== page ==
Experiencing Edinburgh Fringe

The Edinburgh Fringe is truly something that someone has to experience to fully understand. It is thousands of shows from people who believe in them with all their hearts. Most of the shows were created for the Fringe and all of them have the devotion of their creators who are more than likely also their performers, directors or producers. It is a place where someone’s crazy idea gets one month of stage time and can become something wonderful or flop, and it’s entirely on the performance to capture the attention of the audience.

I think the nature of this festival to include anyone and almost everyone with an idea leads to some pretty incredible performances and draws performers of all types. While I was there I saw the Neo-Futurists do thirty plays in sixty minutes and an immersive zombie experience and participated in a traditional Scottish Ceilidh (Kay-Lee).

And in this incredible festival of inclusion and ideas, there were an astonishing amount of female performers. One women comedy shows, all-female sketch groups and female performers were all over the flyers plastered on every wall and fence at the Fringe.

It was no surprise that these females existed in the world of performing arts. They are ever present and always available. But I felt that it was the first time that I didn’t have to look for them. I felt that it was the first time that a female stand-up wasn’t going to be introduced by the MC with “our first girl of the night” or any other distancing remark about her sexuality. It’s unfortunate that I was surprised by this, but amazing that it exists somewhere in the world even if it’s just for one month.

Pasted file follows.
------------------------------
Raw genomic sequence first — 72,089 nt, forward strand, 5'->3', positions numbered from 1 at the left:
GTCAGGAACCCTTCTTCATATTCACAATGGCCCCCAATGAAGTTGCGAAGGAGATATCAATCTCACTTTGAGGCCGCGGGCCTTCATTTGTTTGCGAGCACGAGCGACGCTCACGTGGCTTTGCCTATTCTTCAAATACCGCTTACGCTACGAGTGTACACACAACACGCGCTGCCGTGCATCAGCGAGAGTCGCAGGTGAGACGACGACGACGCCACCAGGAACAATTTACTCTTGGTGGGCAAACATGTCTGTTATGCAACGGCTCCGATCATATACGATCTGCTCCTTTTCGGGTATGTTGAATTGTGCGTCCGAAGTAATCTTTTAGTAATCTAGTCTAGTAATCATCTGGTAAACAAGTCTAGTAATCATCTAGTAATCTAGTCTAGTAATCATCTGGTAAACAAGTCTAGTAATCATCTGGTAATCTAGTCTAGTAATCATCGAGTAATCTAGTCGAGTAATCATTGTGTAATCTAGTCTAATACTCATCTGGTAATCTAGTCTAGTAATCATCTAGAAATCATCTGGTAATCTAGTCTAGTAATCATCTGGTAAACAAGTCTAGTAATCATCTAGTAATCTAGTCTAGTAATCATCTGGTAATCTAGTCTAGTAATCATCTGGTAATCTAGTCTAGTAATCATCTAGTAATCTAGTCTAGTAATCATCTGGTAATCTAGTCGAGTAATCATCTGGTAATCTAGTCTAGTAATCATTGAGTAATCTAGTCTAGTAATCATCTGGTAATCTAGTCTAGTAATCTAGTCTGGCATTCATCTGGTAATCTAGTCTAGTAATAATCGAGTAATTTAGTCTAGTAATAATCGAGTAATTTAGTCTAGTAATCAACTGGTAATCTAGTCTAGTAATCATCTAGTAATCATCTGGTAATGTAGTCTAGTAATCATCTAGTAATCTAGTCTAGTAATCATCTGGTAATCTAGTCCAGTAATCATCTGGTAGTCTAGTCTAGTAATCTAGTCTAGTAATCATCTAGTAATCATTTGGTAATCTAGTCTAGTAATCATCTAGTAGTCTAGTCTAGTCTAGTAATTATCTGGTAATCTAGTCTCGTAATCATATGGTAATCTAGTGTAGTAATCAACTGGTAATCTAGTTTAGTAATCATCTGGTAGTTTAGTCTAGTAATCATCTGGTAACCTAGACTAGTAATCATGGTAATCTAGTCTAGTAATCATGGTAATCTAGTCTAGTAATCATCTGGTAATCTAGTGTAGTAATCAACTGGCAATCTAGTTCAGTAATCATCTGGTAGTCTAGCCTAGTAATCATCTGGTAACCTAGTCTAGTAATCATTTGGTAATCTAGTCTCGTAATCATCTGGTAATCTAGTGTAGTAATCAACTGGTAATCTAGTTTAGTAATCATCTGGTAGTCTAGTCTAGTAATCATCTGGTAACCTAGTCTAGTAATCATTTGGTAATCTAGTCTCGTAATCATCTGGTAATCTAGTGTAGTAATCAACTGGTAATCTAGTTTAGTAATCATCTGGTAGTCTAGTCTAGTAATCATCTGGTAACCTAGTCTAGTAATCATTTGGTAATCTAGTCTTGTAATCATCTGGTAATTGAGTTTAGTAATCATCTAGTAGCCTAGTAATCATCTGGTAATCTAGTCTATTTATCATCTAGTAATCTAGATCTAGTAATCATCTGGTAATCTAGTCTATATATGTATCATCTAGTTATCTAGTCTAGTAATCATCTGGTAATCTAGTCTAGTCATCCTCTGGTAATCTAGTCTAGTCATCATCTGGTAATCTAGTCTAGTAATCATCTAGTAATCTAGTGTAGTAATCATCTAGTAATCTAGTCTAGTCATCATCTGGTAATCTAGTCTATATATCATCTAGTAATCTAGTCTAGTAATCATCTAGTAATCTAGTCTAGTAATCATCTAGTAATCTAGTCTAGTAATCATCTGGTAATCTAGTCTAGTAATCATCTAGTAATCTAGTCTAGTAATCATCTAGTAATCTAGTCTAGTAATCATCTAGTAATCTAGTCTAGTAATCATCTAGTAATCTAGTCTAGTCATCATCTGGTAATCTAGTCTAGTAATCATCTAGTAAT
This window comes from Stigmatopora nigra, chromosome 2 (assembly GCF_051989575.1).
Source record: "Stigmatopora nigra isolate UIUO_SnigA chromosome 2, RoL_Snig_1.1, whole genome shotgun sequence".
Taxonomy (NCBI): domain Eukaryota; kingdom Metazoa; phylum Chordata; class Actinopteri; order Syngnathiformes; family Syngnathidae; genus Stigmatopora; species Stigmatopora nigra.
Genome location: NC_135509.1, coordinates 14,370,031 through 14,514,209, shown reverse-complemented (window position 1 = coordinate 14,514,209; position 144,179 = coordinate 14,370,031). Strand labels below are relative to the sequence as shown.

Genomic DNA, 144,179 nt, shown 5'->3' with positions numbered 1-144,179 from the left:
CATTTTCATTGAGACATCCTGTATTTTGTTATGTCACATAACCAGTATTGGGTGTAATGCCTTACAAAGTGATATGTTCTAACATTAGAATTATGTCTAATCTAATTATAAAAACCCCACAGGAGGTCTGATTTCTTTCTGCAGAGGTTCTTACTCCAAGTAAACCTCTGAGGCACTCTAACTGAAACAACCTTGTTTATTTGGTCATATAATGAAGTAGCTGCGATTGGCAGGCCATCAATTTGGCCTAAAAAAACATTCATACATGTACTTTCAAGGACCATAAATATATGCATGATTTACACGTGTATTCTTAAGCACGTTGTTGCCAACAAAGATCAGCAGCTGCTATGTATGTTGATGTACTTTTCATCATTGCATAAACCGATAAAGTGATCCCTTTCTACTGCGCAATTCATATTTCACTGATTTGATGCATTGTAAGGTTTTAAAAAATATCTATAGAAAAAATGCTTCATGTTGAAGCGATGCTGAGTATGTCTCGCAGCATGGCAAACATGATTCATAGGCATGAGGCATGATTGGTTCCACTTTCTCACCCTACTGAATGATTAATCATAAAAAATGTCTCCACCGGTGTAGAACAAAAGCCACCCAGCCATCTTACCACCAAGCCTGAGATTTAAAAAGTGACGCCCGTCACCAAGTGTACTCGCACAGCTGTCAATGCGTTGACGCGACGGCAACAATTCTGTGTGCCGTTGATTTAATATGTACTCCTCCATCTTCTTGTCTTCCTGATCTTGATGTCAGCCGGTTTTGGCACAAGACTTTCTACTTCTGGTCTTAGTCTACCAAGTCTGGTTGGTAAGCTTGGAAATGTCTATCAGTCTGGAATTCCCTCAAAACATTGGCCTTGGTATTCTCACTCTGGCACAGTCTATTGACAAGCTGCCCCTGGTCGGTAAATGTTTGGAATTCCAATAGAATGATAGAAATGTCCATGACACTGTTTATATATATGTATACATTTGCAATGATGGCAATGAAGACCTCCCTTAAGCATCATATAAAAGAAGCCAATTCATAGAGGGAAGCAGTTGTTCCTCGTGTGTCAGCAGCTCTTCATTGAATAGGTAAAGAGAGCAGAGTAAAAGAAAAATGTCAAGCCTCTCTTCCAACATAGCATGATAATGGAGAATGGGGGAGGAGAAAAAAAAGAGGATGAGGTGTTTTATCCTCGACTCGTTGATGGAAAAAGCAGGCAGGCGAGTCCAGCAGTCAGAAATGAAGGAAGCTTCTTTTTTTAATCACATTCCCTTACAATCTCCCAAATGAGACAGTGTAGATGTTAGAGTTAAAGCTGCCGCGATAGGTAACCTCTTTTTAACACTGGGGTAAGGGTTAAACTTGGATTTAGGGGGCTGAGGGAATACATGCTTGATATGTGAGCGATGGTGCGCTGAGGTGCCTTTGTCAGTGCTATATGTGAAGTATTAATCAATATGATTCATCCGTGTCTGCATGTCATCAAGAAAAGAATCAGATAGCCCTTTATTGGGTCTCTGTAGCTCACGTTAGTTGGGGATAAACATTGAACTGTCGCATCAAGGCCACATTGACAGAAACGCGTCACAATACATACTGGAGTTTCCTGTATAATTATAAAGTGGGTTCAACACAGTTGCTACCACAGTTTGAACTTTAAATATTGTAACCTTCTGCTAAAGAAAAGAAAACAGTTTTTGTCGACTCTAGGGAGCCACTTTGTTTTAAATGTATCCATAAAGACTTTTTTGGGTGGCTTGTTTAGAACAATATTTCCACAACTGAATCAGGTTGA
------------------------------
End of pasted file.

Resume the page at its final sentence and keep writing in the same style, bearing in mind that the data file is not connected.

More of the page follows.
But more than just the pervasiveness of female performers, there wasn’t a palpable distance between any of the performers based on experience level. In my experience, experienced performers distance themselves from rising performers. The absence of this may be that all of these acts are relatively unknown. However, those who received acclaim during the festival were still grounded individuals that would happily to have a conversation about their work with anyone.

The success of your show at the Fringe is not guaranteed. It makes you throw off your securities and be open to any performance. Each show must prove itself every time it comes back to the Fringe.

If you don’t go to the Fringe because it is basically a summer camp for adults and you don’t go for the amazing theater (which you should). Go for the experience of feeling like one person pursuing an incredible dream with thousands of others and all being equal for one month.

Find out how to get involved next year here.


chelsea weaver.

Inspiring Women Series: Linda Mizejewski

To kick off our new Inspiring Women Series, we chose a woman who is a prominent figure at The Ohio State University in Women’s, Gender and Sexuality Studies and Film Studies.  Dr. Mizejewski’s classes focus on women in media, particularly film, and body politics.  Professor Mizejewski recently released a novel titled, Pretty/Funny, which examines the politics of women in comedy, and focuses on the careers of Tina Fey, Ellen DeGeneres, Wanda Sykes and many more.